move, don't worry - you have an open invitation! The nice thing about living in FL is that it's pretty cheap to get to NYC if we want to. Nothing like Christmas in NY and I told DH I'd like to experience at least part of the holidays in the cold. Palm trees + Christmas Carols = it does not compute, Will Robinson.

Chiffonade_'s picture

(post #57233, reply #10 of 71)

i ...Waaa Hoooo !!! (Can I say that ?) ...

You most certainly can. I appreciate your look-on-the-bright-side aspect - while everyone else is glueing my shattered ego back together ;).

i ...It sounds like you have basicaly made a durn good decision, and made it before it was too late.

Yes, that's all DH's doing. We own all our equipment. Everything from the walls in is ours. We bought some of the equipment from the last business owner and some we picked up here and there.

i ...Basicaly I think that youse were screwed.

I have to agree. I try not to sound like "the victim" here but there were too many conditions stacked against us and no one who had the power to change anything lifted a finger to do so.

MadMom_'s picture

(post #57233, reply #11 of 71)

Besides, chiff, no experience could be called a failure when you come out of it with someone like your DH by your side! I've spent two Christmastimes in New York, and it was something to remember. Don't worry, wherever you go, you'll make it! (Hell, I think anybody who could just survive as long as you did where you were should be able to make it anywhere!)

SallyBR_'s picture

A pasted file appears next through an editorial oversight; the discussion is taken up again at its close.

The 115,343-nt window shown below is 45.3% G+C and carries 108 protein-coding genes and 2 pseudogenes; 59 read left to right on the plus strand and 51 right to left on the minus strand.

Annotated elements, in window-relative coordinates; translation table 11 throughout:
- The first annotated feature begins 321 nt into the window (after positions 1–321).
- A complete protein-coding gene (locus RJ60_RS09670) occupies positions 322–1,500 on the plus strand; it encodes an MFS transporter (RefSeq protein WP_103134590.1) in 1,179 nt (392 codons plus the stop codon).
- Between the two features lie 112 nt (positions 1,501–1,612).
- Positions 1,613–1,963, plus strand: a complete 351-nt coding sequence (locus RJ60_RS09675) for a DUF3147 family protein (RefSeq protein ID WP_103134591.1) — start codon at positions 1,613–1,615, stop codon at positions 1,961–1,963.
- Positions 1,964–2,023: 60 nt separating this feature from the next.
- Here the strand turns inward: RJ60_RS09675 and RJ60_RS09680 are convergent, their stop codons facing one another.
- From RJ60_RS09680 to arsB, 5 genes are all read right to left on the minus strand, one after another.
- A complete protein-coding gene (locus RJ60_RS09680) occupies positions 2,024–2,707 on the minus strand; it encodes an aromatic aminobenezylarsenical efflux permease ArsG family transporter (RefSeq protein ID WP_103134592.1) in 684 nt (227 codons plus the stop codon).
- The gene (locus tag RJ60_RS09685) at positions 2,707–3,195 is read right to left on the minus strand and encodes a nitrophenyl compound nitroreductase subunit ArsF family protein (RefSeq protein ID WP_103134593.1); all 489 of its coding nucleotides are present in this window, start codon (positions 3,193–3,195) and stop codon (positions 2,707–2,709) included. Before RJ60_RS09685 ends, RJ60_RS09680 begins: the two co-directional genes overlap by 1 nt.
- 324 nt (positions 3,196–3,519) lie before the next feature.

(post #57233, reply #12 of 71)


I don t know what to say - apart from the fact that it is definitely NOT your failure!

I heard that the success rate of restaurants is very low and linked to so many factors, most of them OUT of the control of owners and chefs running the show.

What can I say? Nothing is worth loosing the pleasure of things we loved to do - your husband started to dislike cooking? Time to stop, make a U-turn and find his love of cooking again!

Good luck for you, my fingers are crossed (and it's quite hard to type like this... :-)

kai_'s picture

(post #57233, reply #13 of 71)

Awww, Chiff, I know how hard you and DH worked to make this a success. Given the location, I'd say you were wildly successful--until they screwed you. I expect you will be successful again, w/the right location. Heck, it doesn't even sound like there's enough people in the town to make it profitable if they all ate every meal there! Still, it should always be a precious memory because of your wedding :-) It's a blessing you both agree on this decision!

Selfishly, I'd love you to relocate here, but I think FL is less crowded :-) Also, the delis and whatnot around work are noticing a slowdown what w/all the layoffs , while raising prices due to power costs. I don't like their Governor, but I think the populace is more not like him than like him.

Chin up GF, you are awesome! More for those memoirs!

Wolverine's picture

(post #57233, reply #14 of 71)

Chiffy, my bud! I'm sorry you had to take this step, but I agree with the consensus - this is NOT a personal failure! Just wait until you get to a more populated area, like Fla, and watch out! That boss kitchen will get cookin' again! :-)

Amy_W.'s picture

(post #57233, reply #15 of 71)

Chiff, so sad to hear this...

but don't blame yourself, you definitely did your best in an impossible situation.
I know you will succeed in a better location.

Jean_'s picture

(post #57233, reply #16 of 71)

Sorry to hear you are closing, but I guess it's smart of you two to know when to cut your losses. Even in our little town, eating establishments come and go at regular intervals. The ones that have staying power have a liquor license or a faithful grey-haired contingent that keeps them afloat.
This town has about 5 pizza shops, plus a McDucks and a BK and I'm not even counting them.